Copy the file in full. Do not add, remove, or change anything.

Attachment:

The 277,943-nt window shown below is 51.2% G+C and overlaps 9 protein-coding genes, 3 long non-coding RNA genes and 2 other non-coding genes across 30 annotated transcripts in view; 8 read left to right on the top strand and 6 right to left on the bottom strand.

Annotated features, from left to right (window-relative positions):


The 277,943-nt window shown below is 51.2% G+C and overlaps 9 protein-coding genes, 3 long non-coding RNA genes and 2 other non-coding genes across 30 annotated transcripts in view; 8 read left to right on the top strand and 6 right to left on the bottom strand.

Annotated features, from left to right (window-relative positions):